When the trial of the McNamara Brothers ended in a plea bargain agreement, Fredericks set his sights on Clarence Darrow. Within weeks of the brothers’ guilty pleas, Darrow was indicted for attempting to bribe a jury for a trial that never occurred.

Deputy D.A., Joe Ford was a better educated, more capable trial attorney, but he too had anger issues. Ford had –totally– bought into General Otis’s mindset that anyone connected to the American Labor Movement was evil; of necessity, that included Clarence Darrow. Ford’s disdain and contempt for the lawyer from Chicago was palpable. Though he didn’t dare show disrespect to Earl Rogers, from start of the trial, Ford had one snide remark after another for Darrow. His closing argument to the jury at the end of Darrow’s twelve-week bribery trial was incendiary, hurling insults that were “over the top” by any age’s standards.

Joe Ford’s decision to play a major role in Darrow’s bribery trial was ill-advised. Fredericks wasn’t much help in the courtroom; he was only there to make headlines. Even worse for Ford, there were times when Fredericks simply got in the way. The weight of the trial fell squarely upon the 33-year-old lawyer who had been practicing law little more than l0 years, versus the nearly 70 years combined of Rogers, Darrow and co-counsel, Horace Appel. Ford had lost his wife several months earlier and had to contend with the stress of insuring that his two infant children were properly cared for while he was in trial. Despite all that, Joe Ford volunteered to bite off more than he could chew.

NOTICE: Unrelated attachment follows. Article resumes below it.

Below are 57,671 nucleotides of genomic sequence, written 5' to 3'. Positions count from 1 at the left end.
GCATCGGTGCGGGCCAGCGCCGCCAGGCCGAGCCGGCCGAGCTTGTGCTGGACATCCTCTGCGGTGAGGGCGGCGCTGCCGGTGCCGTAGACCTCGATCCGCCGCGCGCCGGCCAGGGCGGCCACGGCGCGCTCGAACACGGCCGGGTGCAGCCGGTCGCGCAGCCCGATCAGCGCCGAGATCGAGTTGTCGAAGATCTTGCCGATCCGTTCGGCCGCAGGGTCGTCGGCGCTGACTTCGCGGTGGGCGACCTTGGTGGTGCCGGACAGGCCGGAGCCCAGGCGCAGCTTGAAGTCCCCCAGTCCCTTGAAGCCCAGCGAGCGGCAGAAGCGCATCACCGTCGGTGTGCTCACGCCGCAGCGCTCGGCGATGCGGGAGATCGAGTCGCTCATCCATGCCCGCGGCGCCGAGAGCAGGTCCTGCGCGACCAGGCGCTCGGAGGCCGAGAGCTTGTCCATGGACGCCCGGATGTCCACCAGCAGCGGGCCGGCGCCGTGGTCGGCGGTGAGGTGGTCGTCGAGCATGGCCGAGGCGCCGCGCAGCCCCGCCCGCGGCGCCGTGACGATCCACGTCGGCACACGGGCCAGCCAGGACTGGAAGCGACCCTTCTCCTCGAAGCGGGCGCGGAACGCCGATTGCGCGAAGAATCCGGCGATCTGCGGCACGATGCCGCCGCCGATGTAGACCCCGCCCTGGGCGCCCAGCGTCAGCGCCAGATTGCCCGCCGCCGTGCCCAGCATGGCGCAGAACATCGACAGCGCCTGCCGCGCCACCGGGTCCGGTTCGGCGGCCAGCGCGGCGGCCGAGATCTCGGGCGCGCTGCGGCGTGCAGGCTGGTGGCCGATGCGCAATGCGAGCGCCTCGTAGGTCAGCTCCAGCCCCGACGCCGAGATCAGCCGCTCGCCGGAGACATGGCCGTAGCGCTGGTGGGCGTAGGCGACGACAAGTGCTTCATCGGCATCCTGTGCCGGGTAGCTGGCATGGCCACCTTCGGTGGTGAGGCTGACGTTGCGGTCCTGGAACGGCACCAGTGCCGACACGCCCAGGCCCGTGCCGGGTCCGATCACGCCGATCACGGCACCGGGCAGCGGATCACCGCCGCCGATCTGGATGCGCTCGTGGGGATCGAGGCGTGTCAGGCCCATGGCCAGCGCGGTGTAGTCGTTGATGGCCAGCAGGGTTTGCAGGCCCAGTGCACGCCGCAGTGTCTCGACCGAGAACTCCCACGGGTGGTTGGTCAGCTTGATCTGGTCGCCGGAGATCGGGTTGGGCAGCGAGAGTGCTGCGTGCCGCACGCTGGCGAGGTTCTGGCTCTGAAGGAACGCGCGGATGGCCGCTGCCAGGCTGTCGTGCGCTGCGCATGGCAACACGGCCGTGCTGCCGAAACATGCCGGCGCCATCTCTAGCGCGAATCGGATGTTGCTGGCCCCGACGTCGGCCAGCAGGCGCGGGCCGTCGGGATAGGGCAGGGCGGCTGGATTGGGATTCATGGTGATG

Darrow & Rogers

When it became apparent that people of power in Los Angeles didn’t want “labor’s lawyer” to leave town, Darrow reached out for suggestions on defense counsel; time and again, one name surfaced, Earl Rogers. At that time, Earl Rogers was not merely the best-known lawyer in Los Angeles but in all of California. By this point in his career, after a string of successes in many high-profile matters, any trial in which Rogers was involved was an event.

Earl Rogers was sui generis. He was a one-of-a-kind phenomenon.

Rogers was a celebrity lawyer with a following of his own. Nearly every case he handled in either Los Angeles or San Francisco, was before a standing-room-only crowd. Despite his troubled personal life and notoriety for after-hour antics, Rogers’ work ethic was legendary and his effectiveness as a champion of an accused was universally respected. Darrow could find no better “local counsel” than Earl Rogers.